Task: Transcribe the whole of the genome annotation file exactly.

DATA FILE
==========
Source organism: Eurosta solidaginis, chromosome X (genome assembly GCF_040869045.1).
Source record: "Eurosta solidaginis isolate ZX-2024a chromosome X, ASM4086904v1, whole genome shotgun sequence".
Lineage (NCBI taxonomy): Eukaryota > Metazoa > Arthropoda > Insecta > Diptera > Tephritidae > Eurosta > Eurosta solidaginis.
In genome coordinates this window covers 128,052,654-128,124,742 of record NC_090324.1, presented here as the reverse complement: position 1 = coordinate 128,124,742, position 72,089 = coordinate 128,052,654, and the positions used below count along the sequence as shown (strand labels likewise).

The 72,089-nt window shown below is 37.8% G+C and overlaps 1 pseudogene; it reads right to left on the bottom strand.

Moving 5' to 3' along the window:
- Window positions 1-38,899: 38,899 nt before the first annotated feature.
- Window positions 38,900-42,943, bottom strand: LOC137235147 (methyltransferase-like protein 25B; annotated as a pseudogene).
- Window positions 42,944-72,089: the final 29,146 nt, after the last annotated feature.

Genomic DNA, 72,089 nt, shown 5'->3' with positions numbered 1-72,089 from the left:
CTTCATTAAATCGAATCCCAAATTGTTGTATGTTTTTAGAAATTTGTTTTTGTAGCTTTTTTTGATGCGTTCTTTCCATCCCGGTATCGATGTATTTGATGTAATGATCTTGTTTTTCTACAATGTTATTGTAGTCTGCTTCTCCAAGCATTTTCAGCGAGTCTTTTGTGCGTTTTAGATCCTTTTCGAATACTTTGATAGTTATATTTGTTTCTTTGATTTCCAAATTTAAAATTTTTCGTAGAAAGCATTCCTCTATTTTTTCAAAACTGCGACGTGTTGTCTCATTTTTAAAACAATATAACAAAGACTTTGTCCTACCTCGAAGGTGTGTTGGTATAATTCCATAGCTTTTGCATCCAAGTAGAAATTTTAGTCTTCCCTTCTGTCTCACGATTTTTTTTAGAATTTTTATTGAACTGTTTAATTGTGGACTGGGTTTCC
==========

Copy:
Source organism: Eurosta solidaginis, chromosome X (genome assembly GCF_040869045.1).
Source record: "Eurosta solidaginis isolate ZX-2024a chromosome X, ASM4086904v1, whole genome shotgun sequence".
Lineage (NCBI taxonomy): Eukaryota > Metazoa > Arthropoda > Insecta > Diptera > Tephritidae > Eurosta > Eurosta solidaginis.
In genome coordinates this window covers 128,052,654-128,124,742 of record NC_090324.1, presented here as the reverse complement: position 1 = coordinate 128,124,742, position 72,089 = coordinate 128,052,654, and the positions used below count along the sequence as shown (strand labels likewise).

The 72,089-nt window shown below is 37.8% G+C and overlaps 1 pseudogene; it reads right to left on the bottom strand.

Moving 5' to 3' along the window:
- Window positions 1-38,899: 38,899 nt before the first annotated feature.
- Window positions 38,900-42,943, bottom strand: LOC137235147 (methyltransferase-like protein 25B; annotated as a pseudogene).
- Window positions 42,944-72,089: the final 29,146 nt, after the last annotated feature.

Genomic DNA, 72,089 nt, shown 5'->3' with positions numbered 1-72,089 from the left:
CTTCATTAAATCGAATCCCAAATTGTTGTATGTTTTTAGAAATTTGTTTTTGTAGCTTTTTTTGATGCGTTCTTTCCATCCCGGTATCGATGTATTTGATGTAATGATCTTGTTTTTCTACAATGTTATTGTAGTCTGCTTCTCCAAGCATTTTCAGCGAGTCTTTTGTGCGTTTTAGATCCTTTTCGAATACTTTGATAGTTATATTTGTTTCTTTGATTTCCAAATTTAAAATTTTTCGTAGAAAGCATTCCTCTATTTTTTCAAAACTGCGACGTGTTGTCTCATTTTTAAAACAATATAACAAAGACTTTGTCCTACCTCGAAGGTGTGTTGGTATAATTCCATAGCTTTTGCATCCAAGTAGAAATTTTAGTCTTCCCTTCTGTCTCACGATTTTTTTTAGAATTTTTATTGAACTGTTTAATTGTGGACTGGGTTTCC